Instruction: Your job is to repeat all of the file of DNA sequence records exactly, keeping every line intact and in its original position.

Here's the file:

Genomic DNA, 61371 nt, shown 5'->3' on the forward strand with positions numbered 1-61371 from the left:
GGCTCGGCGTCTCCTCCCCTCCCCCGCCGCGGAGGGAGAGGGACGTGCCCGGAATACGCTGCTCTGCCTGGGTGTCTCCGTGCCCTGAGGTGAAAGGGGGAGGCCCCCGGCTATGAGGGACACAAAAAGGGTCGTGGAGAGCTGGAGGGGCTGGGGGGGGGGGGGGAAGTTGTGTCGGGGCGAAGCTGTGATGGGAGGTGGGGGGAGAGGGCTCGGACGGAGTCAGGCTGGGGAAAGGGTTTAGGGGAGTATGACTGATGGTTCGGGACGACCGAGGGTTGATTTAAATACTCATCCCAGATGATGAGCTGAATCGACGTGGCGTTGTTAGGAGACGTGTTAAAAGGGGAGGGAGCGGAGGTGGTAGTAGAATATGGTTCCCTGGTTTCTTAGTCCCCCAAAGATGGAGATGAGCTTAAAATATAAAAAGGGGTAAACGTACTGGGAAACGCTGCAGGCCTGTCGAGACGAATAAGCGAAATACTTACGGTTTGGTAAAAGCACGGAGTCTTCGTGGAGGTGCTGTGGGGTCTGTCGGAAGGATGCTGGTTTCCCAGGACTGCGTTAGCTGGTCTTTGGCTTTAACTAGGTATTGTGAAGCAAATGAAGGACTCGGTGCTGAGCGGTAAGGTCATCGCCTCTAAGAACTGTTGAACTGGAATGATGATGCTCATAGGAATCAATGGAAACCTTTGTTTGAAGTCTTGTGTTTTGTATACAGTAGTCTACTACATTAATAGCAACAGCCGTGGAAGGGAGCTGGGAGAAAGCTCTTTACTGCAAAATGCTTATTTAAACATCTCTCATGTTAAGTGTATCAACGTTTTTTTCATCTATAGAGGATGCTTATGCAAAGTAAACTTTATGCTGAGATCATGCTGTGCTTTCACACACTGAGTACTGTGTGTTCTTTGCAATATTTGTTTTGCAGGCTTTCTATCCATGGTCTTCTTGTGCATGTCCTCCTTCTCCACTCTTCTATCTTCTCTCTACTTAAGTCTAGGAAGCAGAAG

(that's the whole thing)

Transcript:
Genomic DNA, 61371 nt, shown 5'->3' on the forward strand with positions numbered 1-61371 from the left:
GGCTCGGCGTCTCCTCCCCTCCCCCGCCGCGGAGGGAGAGGGACGTGCCCGGAATACGCTGCTCTGCCTGGGTGTCTCCGTGCCCTGAGGTGAAAGGGGGAGGCCCCCGGCTATGAGGGACACAAAAAGGGTCGTGGAGAGCTGGAGGGGCTGGGGGGGGGGGGGGAAGTTGTGTCGGGGCGAAGCTGTGATGGGAGGTGGGGGGAGAGGGCTCGGACGGAGTCAGGCTGGGGAAAGGGTTTAGGGGAGTATGACTGATGGTTCGGGACGACCGAGGGTTGATTTAAATACTCATCCCAGATGATGAGCTGAATCGACGTGGCGTTGTTAGGAGACGTGTTAAAAGGGGAGGGAGCGGAGGTGGTAGTAGAATATGGTTCCCTGGTTTCTTAGTCCCCCAAAGATGGAGATGAGCTTAAAATATAAAAAGGGGTAAACGTACTGGGAAACGCTGCAGGCCTGTCGAGACGAATAAGCGAAATACTTACGGTTTGGTAAAAGCACGGAGTCTTCGTGGAGGTGCTGTGGGGTCTGTCGGAAGGATGCTGGTTTCCCAGGACTGCGTTAGCTGGTCTTTGGCTTTAACTAGGTATTGTGAAGCAAATGAAGGACTCGGTGCTGAGCGGTAAGGTCATCGCCTCTAAGAACTGTTGAACTGGAATGATGATGCTCATAGGAATCAATGGAAACCTTTGTTTGAAGTCTTGTGTTTTGTATACAGTAGTCTACTACATTAATAGCAACAGCCGTGGAAGGGAGCTGGGAGAAAGCTCTTTACTGCAAAATGCTTATTTAAACATCTCTCATGTTAAGTGTATCAACGTTTTTTTCATCTATAGAGGATGCTTATGCAAAGTAAACTTTATGCTGAGATCATGCTGTGCTTTCACACACTGAGTACTGTGTGTTCTTTGCAATATTTGTTTTGCAGGCTTTCTATCCATGGTCTTCTTGTGCATGTCCTCCTTCTCCACTCTTCTATCTTCTCTCTACTTAAGTCTAGGAAGCAGAAG